Yes, there is power in masses, but there is also power in a small group of deeply committed and caring activists. Yesterday the Youth Leadership Council in conjunction with several dream teams at universities throughout NYC held a mock election/ rally outside of the CUNY Graduate Center. For the day the center was a polling station for NYC’s mayoral and city council elections. We took the opportunity to have our voices heard by the public and voters who hopefully were a little more politically conscious than usual. 25 youth stood in a human chain on the sidewalk surrounding the “people’s podium”, a symbolic cardboard platform. Undocumented students and allies spoke out about why passing the NY Dream Act in 2014 is urgent.
I stood in the human chain as an ally, a student, and a U.S. citizen. Access to education is a universal human right that cannot continue to be denied to millions of youth throughout the nation. The movement of the DREAMers is extremely inspiring. I stand up with undocumented youth because my own privilege is not a reflection of my accomplishments or of my character. My privilege is simply luck of the draw. I was born in the U.S. while my cousins, who I consider my brothers, moved to the U.S. as children because their parents wanted what was best for their futures. I grew up with my cousins, knowing very well the difficulties they faced. I tried my best to hide my privilege. They carried their parent’s financial burden from age 8 on and as soon as they learned English they carried their parent’s cultural barriers, acting as translators, interpreters, and guides to help them navigate a new home. How is it possible I live such a different life from my own brothers simply because of being in the U.S. a few years prior to them, a decision neither them nor I had any control over?
While I harbored guilt about my privilege, my brothers harbored resentment towards their parents for subjecting them to a displaced childhood without a firm sense of belonging. Today, they no longer live in perpetual fear and I am no longer paralyzed by guilt. We don’t choose where we’re born, whom we are born to, and the situations we are born into. All we can do is to stand in solidarity with one another. My efforts in the YLC and the NYU Dream Team are in solidarity with my brothers, friends, and extended family whose realities could have easily been my own.
Last Wednesday I went on a day-long hunger strike in solidarity with the Dream 30, a group of 30 DREAMers ages 13-33 and 4 parents who were put in a detention center in Texas. The DREAMers are undocumented youth who had lived in the U.S. the majority of their lives but had to return to their native countries because of emergencies or because they could no longer stand to live undocumented. September 30th they stood at the border port of entry in Nuevo Laredo on the U.S.-Mexico border. They risked their futures to send a message: we can’t wait any longer. No human is illegal. I am as much of an American as any citizen.
When hearing about the Dream 30’s stories of bravery and immense courage I was frustrated and felt powerless. I called Senator Menendez and Senator Durbin encouraging them to follow through on their beliefs. Both Senators are proponents of immigration reform, however they hadn’t spoken out in support of the Dream 30. On October 25, the 24 remaining detainees went on a hunger strike to demand that Senator Menendez take a stand supporting their release. Dream Activist, a network of undocumented activists that support the Dream 30, asked allies to go on a day-long hunger strike. The hunger I felt last Wednesday cannot be compared to the 5-day hunger strike of the Dream 30 detainees nor can it compare to the struggle endured by millions of undocumented youth and families everyday. My hunger strike was my small contribution to raise awareness about immigration and the bravery and strength of the Dream 30 and countless other undocumented activists.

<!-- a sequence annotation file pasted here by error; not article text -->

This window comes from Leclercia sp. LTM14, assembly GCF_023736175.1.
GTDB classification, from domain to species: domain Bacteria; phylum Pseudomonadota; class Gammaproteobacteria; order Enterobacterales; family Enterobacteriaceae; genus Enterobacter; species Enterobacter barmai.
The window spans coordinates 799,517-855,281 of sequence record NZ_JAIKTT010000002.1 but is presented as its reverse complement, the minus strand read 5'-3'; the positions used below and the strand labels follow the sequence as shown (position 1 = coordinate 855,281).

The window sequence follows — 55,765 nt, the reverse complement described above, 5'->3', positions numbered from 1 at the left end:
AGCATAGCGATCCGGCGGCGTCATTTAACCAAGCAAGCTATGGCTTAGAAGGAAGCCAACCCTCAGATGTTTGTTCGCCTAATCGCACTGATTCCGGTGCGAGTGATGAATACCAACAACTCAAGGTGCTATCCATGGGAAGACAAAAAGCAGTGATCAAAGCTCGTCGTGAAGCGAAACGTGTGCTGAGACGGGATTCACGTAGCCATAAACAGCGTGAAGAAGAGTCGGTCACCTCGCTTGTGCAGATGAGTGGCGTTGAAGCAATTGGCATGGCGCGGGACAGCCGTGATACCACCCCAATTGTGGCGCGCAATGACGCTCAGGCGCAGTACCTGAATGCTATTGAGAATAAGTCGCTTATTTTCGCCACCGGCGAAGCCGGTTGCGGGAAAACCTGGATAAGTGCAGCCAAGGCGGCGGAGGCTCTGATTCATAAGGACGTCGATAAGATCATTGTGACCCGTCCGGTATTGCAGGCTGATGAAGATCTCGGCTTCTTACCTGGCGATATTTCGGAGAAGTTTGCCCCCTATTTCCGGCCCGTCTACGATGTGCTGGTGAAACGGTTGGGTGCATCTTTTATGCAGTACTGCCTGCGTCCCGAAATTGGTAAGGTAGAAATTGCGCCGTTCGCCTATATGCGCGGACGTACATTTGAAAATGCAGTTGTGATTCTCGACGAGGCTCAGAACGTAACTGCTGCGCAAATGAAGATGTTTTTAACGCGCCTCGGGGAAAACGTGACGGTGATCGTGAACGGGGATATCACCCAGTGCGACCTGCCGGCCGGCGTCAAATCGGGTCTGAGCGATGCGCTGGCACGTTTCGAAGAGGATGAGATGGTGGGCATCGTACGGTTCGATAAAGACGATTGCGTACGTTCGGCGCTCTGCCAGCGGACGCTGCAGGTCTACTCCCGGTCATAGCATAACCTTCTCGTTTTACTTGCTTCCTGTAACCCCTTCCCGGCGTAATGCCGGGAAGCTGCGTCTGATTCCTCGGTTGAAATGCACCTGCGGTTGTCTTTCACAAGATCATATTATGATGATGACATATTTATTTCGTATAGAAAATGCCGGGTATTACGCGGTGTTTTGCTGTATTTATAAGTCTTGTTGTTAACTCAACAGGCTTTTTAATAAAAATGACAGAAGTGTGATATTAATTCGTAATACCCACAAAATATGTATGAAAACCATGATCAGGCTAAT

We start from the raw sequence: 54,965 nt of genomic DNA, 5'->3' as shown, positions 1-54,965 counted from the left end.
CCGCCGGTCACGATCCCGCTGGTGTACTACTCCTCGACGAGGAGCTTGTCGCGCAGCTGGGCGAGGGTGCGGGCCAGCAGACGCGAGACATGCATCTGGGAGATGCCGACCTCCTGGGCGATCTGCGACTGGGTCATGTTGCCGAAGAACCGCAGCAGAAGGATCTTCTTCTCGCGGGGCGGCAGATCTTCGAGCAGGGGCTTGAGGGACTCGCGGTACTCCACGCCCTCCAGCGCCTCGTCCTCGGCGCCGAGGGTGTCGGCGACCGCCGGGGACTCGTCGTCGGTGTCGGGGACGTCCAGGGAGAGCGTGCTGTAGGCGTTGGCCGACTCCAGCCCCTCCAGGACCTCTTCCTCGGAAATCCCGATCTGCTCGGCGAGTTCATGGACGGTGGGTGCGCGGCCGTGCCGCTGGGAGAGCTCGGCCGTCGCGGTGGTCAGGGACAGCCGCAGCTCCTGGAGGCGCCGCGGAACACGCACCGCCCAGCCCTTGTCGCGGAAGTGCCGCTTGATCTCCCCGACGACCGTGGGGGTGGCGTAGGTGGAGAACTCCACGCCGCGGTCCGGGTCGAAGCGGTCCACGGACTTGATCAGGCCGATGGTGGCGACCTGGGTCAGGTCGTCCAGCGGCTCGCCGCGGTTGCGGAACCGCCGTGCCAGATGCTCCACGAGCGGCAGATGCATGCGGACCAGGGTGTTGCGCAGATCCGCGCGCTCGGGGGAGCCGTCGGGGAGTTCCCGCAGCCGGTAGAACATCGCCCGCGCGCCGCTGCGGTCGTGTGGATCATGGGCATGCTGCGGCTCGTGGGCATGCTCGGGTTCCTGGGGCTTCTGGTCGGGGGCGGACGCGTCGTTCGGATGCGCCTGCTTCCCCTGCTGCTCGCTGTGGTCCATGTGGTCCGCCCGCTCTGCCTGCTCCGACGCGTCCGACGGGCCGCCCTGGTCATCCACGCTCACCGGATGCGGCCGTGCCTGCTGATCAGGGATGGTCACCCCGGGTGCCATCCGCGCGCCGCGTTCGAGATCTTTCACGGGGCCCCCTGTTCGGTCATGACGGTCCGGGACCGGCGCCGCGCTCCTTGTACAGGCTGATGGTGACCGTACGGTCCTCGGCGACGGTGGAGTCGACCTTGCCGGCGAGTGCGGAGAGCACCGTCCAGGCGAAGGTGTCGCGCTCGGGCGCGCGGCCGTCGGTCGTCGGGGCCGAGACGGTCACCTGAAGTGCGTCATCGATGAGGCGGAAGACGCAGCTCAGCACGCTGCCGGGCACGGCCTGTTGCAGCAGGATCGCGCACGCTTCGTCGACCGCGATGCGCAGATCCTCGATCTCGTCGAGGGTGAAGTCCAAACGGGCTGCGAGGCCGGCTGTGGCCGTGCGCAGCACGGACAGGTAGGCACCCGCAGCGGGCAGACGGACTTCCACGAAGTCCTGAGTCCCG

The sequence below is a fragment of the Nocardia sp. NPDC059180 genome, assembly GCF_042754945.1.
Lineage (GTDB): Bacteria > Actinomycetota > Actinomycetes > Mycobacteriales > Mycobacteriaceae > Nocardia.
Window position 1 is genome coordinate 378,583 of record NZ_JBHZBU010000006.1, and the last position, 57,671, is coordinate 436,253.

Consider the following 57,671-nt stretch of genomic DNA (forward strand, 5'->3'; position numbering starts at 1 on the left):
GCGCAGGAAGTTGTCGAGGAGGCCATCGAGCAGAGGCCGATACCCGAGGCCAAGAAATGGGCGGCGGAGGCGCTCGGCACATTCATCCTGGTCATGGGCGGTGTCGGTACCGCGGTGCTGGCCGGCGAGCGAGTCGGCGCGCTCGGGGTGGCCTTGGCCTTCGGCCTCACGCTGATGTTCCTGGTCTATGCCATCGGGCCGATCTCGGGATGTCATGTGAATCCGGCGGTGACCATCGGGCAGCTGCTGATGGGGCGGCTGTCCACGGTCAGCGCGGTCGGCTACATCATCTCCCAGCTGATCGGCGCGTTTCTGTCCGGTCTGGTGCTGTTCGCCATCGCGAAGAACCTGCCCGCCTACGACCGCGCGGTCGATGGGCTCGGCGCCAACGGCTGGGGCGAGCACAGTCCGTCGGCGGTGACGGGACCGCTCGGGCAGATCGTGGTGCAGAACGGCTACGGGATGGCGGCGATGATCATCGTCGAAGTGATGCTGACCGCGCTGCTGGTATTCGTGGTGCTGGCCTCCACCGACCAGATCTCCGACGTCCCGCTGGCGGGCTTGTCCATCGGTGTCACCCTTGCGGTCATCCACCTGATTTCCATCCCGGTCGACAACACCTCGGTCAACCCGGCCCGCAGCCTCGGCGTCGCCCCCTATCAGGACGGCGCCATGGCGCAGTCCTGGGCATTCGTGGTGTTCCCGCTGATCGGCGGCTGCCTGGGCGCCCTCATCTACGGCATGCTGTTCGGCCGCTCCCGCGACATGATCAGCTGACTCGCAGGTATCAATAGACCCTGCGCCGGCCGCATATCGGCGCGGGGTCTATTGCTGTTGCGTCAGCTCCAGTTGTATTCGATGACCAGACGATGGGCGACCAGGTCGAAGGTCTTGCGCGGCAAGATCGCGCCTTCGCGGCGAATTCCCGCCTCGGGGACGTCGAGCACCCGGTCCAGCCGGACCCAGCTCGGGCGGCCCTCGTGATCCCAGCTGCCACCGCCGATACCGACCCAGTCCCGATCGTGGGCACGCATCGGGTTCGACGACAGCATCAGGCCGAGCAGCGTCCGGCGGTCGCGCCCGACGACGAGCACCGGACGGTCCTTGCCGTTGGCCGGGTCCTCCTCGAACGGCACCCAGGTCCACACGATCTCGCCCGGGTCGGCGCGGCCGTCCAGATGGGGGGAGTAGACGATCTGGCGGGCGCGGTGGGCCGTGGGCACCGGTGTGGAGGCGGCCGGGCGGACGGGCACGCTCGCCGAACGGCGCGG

Last Thursday 11 of the Dream 30 were released from the detention center and on Friday 5 more were released. They travelled to Washington, D.C. to fight for the release of the remaining Dream 30 detainees in the offices of Congressman Joaquin Castro, Ed Pastor, Congressman Luis V. Gutierrez, Senator Dick Durbin & Senator Menendez. The relentless courage of the Dream 30 and their families has made a difference, but the fight isn’t over. There have been arrests and deportations of the Dream 30 almost everyday this week. Marco was arrested at Senator Ruben Hinojosa’s office and Marcela and Jesus were arrested at Congressman Luis V. Gutierrez’s office. Rocio was deported last week, Brandon was deported yesterday, and Karen is facing deportation at the end of this week.
11 million undocumented U.S. residents are continuously oppressed by U.S. systems and violent ideologies; this is not a democracy. Spaces are democratic when citizens are actively participating. Spaces are democratic when citizens share the same access to rights and the same vulnerability to sacrifice. Let’s strive to be a community and citizen driven democracy.
Call Washington D.C. ICE @ 202-732-3000
Call Washington ICE @ 202-732-3100
Call Rep. Cuellar @ (202) 225-1640
Say something along the lines of: “Hi, I was calling to ask that the Dream 30 be allowed to come home to their families. All 30 have grown up here. They are not a flight risk, they should be allowed to come home to their families in the U.S.”
[Script provided by Dream Activist at dreamactivist.org]
Alexa Schaeffer is a senior at NYU Gallatin studying art activism and public policy with a focus on Latin America. She hopes her post-grad future involves her passions: urban farming, art making, and traveling.